Few know the new boss quite like one of the old bosses.
Ruben Amaro Jr. was the Phillies assistant general manager or general manager from 1998 to 2015 and in that time dealt with Dave Dombrowski as he presided over baseball operations in Miami and Detroit.
Later, Amaro worked under Dombrowski as Boston's first base coach during the latter's time as president of baseball operations for the Red Sox.
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Amaro, who joined the Phillies Talk podcast on Thursday, thinks the Phillies made a "great hire" in bringing Dombrowski aboard. The 64-year-old was hired last week, 2½ months after Phillies ownership stripped Matt Klentak of his general manager's duties.
"I think it's a good hire on a number of different levels," Amaro said. "Clearly, the old regime was not moving the ball forward and he's a guy who can move the ball forward. He's had the reputation and the experience of being able to do that.
"Hopefully, it's a positive for the organization and I think it will be."
Dombrowski, with a push from ownership, used free agency and a shrewd managerial hire (Jim Leyland) to build a World Series champion in Florida in 1997. Not long after, ownership forced him to strip down that team. He moved on to Detroit and transformed a 106-loss team into a two-time World Series participant. In Boston, he won the World Series in 2018 and was fired when it all fell apart a year later.
The Phillies have not had a winning season or been to the postseason since 2011, the last of a run that included two National League pennants, a World Series title and five NL East championships.
Amaro sees Dombrowski as someone who can get the Phillies back to the postseason — eventually. Amaro spent the 2020 season as part of the Phillies broadcast team on NBC Sports Philadelphia. He sees a team with holes that might be difficult to completely fill in one offseason. Dombrowski has essentially acknowledged as much, saying the Phillies are in a "retooling" period.
"There are some pretty big pieces that need to be filled," Amaro said. "Working through the middle of the field, who plays shortstop, second base, center field, and who catches? You have a lot of holes in the middle of your field and that poses a big challenge.
"Depth in the rotation is an immediate concern. You have three good guys at the top (in Aaron Nola, Zack Wheeler and Zach Eflin), but you need a lot more to be a contending club. You need depth pieces. That's critical for the organization."
On top of it all, Dombrowski needs to address what was the worst bullpen in the majors and the team's fatal flaw in 2020.
Dombrowski favors having a lockdown closer and so does Amaro. But for now, Amaro sees a team that needs bullpen depth, multiples of competent arms.
Amaro recalled what it was like to talk about potential trades with Dombrowski. They once talked about Marlon Byrd but never got the deal to the finish line.
"I like to describe him as like the kind killer," Amaro said with a laugh. "He's very, very kind, but he's got ulterior motives and he's got a lot of things going on in his head. He knows exactly what he wants when he makes a phone call.
"He's pretty direct and I like that. I don't like beating around the bush. I like executives who say this is what I need, this is what I want, and this is how I want to get it. Sometimes it works out and sometimes it doesn't."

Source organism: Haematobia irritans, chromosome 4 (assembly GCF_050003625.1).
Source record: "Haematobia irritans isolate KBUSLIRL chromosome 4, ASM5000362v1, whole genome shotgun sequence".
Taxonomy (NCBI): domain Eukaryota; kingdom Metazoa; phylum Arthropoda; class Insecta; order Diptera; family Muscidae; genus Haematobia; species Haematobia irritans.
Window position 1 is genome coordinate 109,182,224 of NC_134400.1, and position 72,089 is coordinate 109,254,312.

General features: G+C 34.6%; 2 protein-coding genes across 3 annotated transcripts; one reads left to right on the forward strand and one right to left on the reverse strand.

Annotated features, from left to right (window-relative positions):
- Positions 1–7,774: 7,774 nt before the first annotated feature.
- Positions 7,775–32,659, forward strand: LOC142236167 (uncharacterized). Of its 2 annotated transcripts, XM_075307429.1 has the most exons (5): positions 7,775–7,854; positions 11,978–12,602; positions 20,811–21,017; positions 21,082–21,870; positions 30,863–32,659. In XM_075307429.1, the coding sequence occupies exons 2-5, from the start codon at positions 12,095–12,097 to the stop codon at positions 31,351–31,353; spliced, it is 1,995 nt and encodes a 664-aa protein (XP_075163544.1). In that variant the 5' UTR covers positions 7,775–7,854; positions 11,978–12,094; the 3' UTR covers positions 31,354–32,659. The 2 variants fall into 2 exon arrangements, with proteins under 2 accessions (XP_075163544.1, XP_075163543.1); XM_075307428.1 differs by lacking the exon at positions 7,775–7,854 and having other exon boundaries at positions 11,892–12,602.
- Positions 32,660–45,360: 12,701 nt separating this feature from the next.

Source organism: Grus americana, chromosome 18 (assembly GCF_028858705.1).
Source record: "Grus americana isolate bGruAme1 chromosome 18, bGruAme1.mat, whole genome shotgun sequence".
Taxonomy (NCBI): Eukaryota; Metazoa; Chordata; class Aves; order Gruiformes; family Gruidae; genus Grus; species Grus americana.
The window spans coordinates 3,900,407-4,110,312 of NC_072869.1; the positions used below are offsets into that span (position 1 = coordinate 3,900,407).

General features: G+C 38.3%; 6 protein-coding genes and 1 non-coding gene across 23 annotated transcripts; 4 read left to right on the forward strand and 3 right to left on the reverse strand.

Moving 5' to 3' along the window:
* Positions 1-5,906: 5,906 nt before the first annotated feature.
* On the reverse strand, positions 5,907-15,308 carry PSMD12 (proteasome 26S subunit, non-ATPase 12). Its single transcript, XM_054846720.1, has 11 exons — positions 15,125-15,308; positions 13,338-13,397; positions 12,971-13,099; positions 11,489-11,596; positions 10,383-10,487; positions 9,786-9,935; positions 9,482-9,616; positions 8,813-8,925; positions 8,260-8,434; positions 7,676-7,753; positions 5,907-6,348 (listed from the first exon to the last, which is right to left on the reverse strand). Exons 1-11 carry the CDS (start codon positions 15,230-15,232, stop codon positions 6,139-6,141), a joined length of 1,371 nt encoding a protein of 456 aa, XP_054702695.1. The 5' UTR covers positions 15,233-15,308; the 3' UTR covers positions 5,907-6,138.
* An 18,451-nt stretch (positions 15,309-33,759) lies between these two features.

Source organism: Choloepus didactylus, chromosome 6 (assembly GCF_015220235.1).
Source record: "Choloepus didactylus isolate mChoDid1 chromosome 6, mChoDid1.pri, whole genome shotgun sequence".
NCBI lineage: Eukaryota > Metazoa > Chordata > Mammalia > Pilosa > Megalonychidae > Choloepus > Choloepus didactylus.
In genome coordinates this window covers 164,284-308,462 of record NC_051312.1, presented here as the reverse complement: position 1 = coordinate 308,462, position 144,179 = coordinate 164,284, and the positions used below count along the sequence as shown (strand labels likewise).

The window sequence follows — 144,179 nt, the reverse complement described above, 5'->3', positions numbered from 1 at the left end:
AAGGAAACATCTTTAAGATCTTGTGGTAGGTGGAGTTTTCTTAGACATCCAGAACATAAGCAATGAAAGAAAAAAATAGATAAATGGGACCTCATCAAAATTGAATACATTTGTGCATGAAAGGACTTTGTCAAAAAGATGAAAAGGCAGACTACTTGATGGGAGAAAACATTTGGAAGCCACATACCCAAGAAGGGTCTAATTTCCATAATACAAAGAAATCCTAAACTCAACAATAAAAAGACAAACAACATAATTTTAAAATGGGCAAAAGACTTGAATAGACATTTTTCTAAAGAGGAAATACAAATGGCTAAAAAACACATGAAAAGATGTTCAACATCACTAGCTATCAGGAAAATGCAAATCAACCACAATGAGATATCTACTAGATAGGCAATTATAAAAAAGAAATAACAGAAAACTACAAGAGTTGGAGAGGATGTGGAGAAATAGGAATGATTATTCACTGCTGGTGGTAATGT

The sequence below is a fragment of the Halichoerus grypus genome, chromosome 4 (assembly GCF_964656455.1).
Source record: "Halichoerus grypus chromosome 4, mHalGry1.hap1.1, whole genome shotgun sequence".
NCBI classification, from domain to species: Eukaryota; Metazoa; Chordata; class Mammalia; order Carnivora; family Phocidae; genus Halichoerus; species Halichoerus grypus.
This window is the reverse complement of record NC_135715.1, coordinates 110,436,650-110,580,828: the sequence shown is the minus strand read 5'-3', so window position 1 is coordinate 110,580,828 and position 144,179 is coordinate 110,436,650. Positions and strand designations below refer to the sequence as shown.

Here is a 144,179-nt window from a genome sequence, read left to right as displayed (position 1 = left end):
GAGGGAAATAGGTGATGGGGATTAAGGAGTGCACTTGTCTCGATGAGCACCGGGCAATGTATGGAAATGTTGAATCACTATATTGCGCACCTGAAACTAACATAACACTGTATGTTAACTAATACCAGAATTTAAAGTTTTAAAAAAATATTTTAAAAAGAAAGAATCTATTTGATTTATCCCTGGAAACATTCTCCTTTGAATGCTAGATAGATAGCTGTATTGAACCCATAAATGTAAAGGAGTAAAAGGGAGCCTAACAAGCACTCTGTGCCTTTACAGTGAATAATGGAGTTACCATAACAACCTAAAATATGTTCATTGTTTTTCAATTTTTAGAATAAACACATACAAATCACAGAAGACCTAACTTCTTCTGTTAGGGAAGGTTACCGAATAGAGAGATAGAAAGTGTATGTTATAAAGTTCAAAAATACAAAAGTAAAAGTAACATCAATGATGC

While working on Boston's coaching staff, Amaro dealt with Dombrowski on a whole different level. Amaro was impressed with the way Dombrowski consulted staff members about roster construction and needs. But when it came time to make a decision ...
"When it comes to really being the boss, you know who's the boss," Amaro said. "He's collaborative, but he'll make the call. He's aggressive. And he's always accountable."
Part of that accountability is being available to the media and by extension, the fans. Dombrowski is around the team and the field, available to reporters, home and away, before games. Not that long ago, all GMs operated this way.
"There's an accountability some of the old-school GMs have," Amaro said. "They know they're stewards of the organization and they need to sell their team and I think Dave understands that. He was always around the team in Boston. He was interested in all the mechanics going on with the club. He's going to be involved and be there and be accountable.
"As far as the media, which I'm part of now, it's kind of refreshing to be able to have a conversation with someone. He's going to be available and he understands the importance of that. It takes a little heat off the manager, too."
Dombrowski is confident and has a presence. Amaro recalled seeing him take the floor at the annual general managers' meetings and thinking Dombrowski might make a good commissioner one day.
But running a team's baseball ops is where Dombrowski wants to be. The Phillies are the fifth different team he's run.
"Dave is very confident and that bodes well for this city," Amaro said. "You've got to have some tough skin here. You have to deal with some difficulty here. It's not the easiest place in the world to be an executive. But it's always really gratifying and challenging if you're confident and you believe in your skill set and he certainly does.
"He's going to get passion here. He lived it in Boston. People will demand excellence here. People want to see the organization try to win. I do think the typical Philadelphia fan is smart enough to understand there's a time to go for it and a time to build. But it's to the point now, after the last several years, it's time for them to have something to look forward to as far as winning is concerned.
"So be prepared, even though they do understand that you have something to build here, in the meantime, you better be winning some games."
For more of Amaro's perspective on the hiring of Dombrowski, check out the Phillies Talk podcast.